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Old 11-22-2011, 04:29 PM
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Pinging And Detonation Loads Sbc

Hi all .
wondering if when timing is too far advanced and pinging is taking place under load if you lift off the throttle lightly and cant hear the pinging any more does that mean that it has stopped or is it still doing it but just not that bad to be audible . Also when pinging under load then when you change down a gear and revs pick up has it stopped pinging or is it still doing it just you cant hear it .
Reason im asking is if you have a high stall converter and low gear rear end and revs are consistently higher can timing curve be more agressive in coming in .
I realise maximum advance shouldnt exceed 36-38 degrees
Thanks for input .

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Old 11-22-2011, 05:20 PM
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Just what is the timing set at, and how did you go about setting it by ear or light ? And what exactly are the engine spec ?
Back it off some and see if it stops . JMO


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Old 11-22-2011, 05:35 PM
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Back off on the timing to 34- 36*. You may have to replace the advance springs in dist. for some heavier springs to reduce the advance. Try replacing the plugs. Go one step colder. Increasing the gears ratio to a higher level could help. hope this helps.
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Old 11-22-2011, 06:05 PM
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Quote:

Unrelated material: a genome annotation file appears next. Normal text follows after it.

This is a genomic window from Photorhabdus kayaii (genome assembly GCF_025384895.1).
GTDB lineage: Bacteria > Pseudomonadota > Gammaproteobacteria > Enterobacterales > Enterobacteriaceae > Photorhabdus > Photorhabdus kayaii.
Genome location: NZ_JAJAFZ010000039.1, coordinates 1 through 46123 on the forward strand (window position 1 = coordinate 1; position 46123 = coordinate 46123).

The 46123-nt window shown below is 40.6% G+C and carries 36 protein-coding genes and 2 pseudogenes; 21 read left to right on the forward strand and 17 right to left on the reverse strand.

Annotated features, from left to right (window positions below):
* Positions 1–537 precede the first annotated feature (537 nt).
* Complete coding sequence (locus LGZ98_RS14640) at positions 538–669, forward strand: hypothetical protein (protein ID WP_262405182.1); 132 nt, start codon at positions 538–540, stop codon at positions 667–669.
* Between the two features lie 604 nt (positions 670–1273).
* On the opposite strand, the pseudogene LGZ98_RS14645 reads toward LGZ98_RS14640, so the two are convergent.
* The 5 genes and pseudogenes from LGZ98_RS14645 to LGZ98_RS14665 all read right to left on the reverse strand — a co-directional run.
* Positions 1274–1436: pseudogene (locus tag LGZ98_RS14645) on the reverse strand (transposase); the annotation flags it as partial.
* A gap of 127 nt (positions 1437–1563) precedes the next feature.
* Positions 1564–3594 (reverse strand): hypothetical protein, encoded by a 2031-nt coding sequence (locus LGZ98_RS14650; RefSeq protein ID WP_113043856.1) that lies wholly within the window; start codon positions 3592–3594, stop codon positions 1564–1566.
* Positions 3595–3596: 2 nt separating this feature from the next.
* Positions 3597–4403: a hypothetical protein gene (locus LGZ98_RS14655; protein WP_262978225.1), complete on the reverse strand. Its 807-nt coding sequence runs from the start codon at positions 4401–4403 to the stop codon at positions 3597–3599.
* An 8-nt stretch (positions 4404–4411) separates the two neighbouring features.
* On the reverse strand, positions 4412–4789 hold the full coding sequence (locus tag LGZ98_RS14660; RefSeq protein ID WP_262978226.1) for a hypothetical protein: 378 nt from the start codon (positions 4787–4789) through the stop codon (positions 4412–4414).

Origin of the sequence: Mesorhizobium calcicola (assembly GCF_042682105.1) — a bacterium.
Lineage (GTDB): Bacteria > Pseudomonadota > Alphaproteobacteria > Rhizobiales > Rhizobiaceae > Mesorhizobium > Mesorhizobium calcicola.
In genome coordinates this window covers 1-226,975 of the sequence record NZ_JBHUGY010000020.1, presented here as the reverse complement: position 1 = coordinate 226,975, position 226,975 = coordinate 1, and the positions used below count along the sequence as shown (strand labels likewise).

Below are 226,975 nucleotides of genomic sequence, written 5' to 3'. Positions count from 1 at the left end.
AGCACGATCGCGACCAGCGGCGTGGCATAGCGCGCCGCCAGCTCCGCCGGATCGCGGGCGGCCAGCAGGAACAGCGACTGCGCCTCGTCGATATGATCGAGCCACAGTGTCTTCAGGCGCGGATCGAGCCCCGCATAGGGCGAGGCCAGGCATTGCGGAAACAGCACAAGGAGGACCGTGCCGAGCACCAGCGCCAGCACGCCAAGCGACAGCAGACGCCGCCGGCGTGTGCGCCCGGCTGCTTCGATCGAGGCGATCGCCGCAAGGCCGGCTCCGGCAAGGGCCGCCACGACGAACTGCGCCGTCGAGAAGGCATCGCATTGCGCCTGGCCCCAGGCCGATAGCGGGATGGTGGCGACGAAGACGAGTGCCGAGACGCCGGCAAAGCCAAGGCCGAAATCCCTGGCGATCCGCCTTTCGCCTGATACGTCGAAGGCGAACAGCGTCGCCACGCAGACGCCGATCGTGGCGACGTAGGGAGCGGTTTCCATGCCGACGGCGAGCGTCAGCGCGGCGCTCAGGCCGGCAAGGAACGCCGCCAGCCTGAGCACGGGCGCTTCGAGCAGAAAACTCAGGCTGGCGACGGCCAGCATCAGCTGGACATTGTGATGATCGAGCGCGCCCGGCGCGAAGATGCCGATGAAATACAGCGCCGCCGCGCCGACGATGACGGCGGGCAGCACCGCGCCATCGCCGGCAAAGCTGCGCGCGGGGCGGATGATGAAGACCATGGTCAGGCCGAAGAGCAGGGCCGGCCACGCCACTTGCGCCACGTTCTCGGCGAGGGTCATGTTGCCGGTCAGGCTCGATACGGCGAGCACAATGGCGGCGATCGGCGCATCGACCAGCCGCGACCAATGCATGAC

Originally Posted by theg
Hi all .
wondering if when timing is too far advanced and pinging is taking place under load if you lift off the throttle lightly and cant hear the pinging any more does that mean that it has stopped or is it still doing it but just not that bad to be audible.
Once you back out of it, the detonation (pinging) stops.

This is because (if using a distributor w/mechanical advance) the mechanical advance will decrease the timing. It does this because the engine RPM has dropped and the springs that control the mechanical advance are then able to pull the weights in- which lessens the mechanical advance.

Also the engine is under much less load. Remember how at a stand still, you can dial in all sorts of advance w/o detonation- because there's no load. Same thing when you back out of it, you are lessening the engine load, that makes the pinging stop.

Quote:
Also when pinging under load then when you change down a gear and revs pick up has it stopped pinging or is it still doing it just you cant hear it .
By downshifting, you are again lessening the load on the engine.

Quote:
Reason im asking is if you have a high stall converter and low gear rear end and revs are consistently higher can timing curve be more agressive in coming in .
I realise maximum advance shouldnt exceed 36-38 degrees
Thanks for input .
Yes, all else being equal a looser converter and lower rear gears very often will allow the total to come in sooner than with higher gears and a tighter TC, so you'd be correct.

Now, there can be what is sometimes called "silent detonation". It's not actually silent but if you cannot hear it by ear, it might as well be. This is the kind of thing knock sensors will detect on the computer controlled engines. But in OUR case- i.e. modified (for the most part, anyway) engines and a tune that we know the values on (like gear ratios, compression ratio, how much initial and total timing, carb jetting/calibration, etc.), we can keep ahead of the problem by using a safe, sane amount of timing, listening for ping, checking the spark plugs for signs of detonation, using appropriate fuel, and using good engine build techniques like a tight quench distance.